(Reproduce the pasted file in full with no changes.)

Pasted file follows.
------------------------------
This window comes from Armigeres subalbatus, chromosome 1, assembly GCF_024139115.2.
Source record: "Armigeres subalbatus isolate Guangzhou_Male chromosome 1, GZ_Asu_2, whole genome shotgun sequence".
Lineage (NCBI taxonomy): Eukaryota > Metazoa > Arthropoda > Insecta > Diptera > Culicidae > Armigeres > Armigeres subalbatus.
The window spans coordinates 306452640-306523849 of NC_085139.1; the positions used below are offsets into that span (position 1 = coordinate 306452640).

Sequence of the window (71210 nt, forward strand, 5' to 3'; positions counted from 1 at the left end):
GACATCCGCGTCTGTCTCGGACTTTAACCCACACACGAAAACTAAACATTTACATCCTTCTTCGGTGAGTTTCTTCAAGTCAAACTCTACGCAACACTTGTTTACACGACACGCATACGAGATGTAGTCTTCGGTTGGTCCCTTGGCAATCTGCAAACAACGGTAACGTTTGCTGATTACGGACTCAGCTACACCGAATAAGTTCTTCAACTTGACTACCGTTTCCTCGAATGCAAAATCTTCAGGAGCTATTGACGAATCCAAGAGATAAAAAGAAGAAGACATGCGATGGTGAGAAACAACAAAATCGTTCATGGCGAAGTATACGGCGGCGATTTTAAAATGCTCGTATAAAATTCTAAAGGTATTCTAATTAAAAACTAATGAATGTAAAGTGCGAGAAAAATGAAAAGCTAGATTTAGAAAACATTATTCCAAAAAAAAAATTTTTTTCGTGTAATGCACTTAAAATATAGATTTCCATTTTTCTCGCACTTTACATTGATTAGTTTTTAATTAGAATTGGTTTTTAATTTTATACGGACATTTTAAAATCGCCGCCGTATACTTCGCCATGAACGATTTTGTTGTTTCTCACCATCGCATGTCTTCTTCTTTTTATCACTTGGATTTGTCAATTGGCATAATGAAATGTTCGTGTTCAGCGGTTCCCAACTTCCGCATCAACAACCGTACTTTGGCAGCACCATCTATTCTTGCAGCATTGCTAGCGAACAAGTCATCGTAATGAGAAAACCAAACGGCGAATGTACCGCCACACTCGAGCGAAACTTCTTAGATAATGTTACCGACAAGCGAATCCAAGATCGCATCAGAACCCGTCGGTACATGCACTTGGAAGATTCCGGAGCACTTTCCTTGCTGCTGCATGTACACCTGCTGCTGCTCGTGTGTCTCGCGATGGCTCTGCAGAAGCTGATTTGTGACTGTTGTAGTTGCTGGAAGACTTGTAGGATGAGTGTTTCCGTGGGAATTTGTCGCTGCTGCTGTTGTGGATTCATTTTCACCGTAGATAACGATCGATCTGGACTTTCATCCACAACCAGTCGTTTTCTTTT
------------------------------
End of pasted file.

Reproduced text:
This window comes from Armigeres subalbatus, chromosome 1, assembly GCF_024139115.2.
Source record: "Armigeres subalbatus isolate Guangzhou_Male chromosome 1, GZ_Asu_2, whole genome shotgun sequence".
Lineage (NCBI taxonomy): Eukaryota > Metazoa > Arthropoda > Insecta > Diptera > Culicidae > Armigeres > Armigeres subalbatus.
The window spans coordinates 306452640-306523849 of NC_085139.1; the positions used below are offsets into that span (position 1 = coordinate 306452640).

Sequence of the window (71210 nt, forward strand, 5' to 3'; positions counted from 1 at the left end):
GACATCCGCGTCTGTCTCGGACTTTAACCCACACACGAAAACTAAACATTTACATCCTTCTTCGGTGAGTTTCTTCAAGTCAAACTCTACGCAACACTTGTTTACACGACACGCATACGAGATGTAGTCTTCGGTTGGTCCCTTGGCAATCTGCAAACAACGGTAACGTTTGCTGATTACGGACTCAGCTACACCGAATAAGTTCTTCAACTTGACTACCGTTTCCTCGAATGCAAAATCTTCAGGAGCTATTGACGAATCCAAGAGATAAAAAGAAGAAGACATGCGATGGTGAGAAACAACAAAATCGTTCATGGCGAAGTATACGGCGGCGATTTTAAAATGCTCGTATAAAATTCTAAAGGTATTCTAATTAAAAACTAATGAATGTAAAGTGCGAGAAAAATGAAAAGCTAGATTTAGAAAACATTATTCCAAAAAAAAAATTTTTTTCGTGTAATGCACTTAAAATATAGATTTCCATTTTTCTCGCACTTTACATTGATTAGTTTTTAATTAGAATTGGTTTTTAATTTTATACGGACATTTTAAAATCGCCGCCGTATACTTCGCCATGAACGATTTTGTTGTTTCTCACCATCGCATGTCTTCTTCTTTTTATCACTTGGATTTGTCAATTGGCATAATGAAATGTTCGTGTTCAGCGGTTCCCAACTTCCGCATCAACAACCGTACTTTGGCAGCACCATCTATTCTTGCAGCATTGCTAGCGAACAAGTCATCGTAATGAGAAAACCAAACGGCGAATGTACCGCCACACTCGAGCGAAACTTCTTAGATAATGTTACCGACAAGCGAATCCAAGATCGCATCAGAACCCGTCGGTACATGCACTTGGAAGATTCCGGAGCACTTTCCTTGCTGCTGCATGTACACCTGCTGCTGCTCGTGTGTCTCGCGATGGCTCTGCAGAAGCTGATTTGTGACTGTTGTAGTTGCTGGAAGACTTGTAGGATGAGTGTTTCCGTGGGAATTTGTCGCTGCTGCTGTTGTGGATTCATTTTCACCGTAGATAACGATCGATCTGGACTTTCATCCACAACCAGTCGTTTTCTTTT